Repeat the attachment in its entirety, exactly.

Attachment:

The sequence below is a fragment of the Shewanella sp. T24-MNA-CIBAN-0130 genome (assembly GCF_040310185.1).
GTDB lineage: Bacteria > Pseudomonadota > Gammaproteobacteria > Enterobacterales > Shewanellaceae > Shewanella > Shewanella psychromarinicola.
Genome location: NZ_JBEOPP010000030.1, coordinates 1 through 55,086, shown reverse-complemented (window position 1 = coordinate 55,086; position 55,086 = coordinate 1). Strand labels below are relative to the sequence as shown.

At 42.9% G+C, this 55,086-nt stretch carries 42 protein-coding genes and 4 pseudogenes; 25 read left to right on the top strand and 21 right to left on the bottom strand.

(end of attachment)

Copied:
The sequence below is a fragment of the Shewanella sp. T24-MNA-CIBAN-0130 genome (assembly GCF_040310185.1).
GTDB lineage: Bacteria > Pseudomonadota > Gammaproteobacteria > Enterobacterales > Shewanellaceae > Shewanella > Shewanella psychromarinicola.
Genome location: NZ_JBEOPP010000030.1, coordinates 1 through 55,086, shown reverse-complemented (window position 1 = coordinate 55,086; position 55,086 = coordinate 1). Strand labels below are relative to the sequence as shown.

At 42.9% G+C, this 55,086-nt stretch carries 42 protein-coding genes and 4 pseudogenes; 25 read left to right on the top strand and 21 right to left on the bottom strand.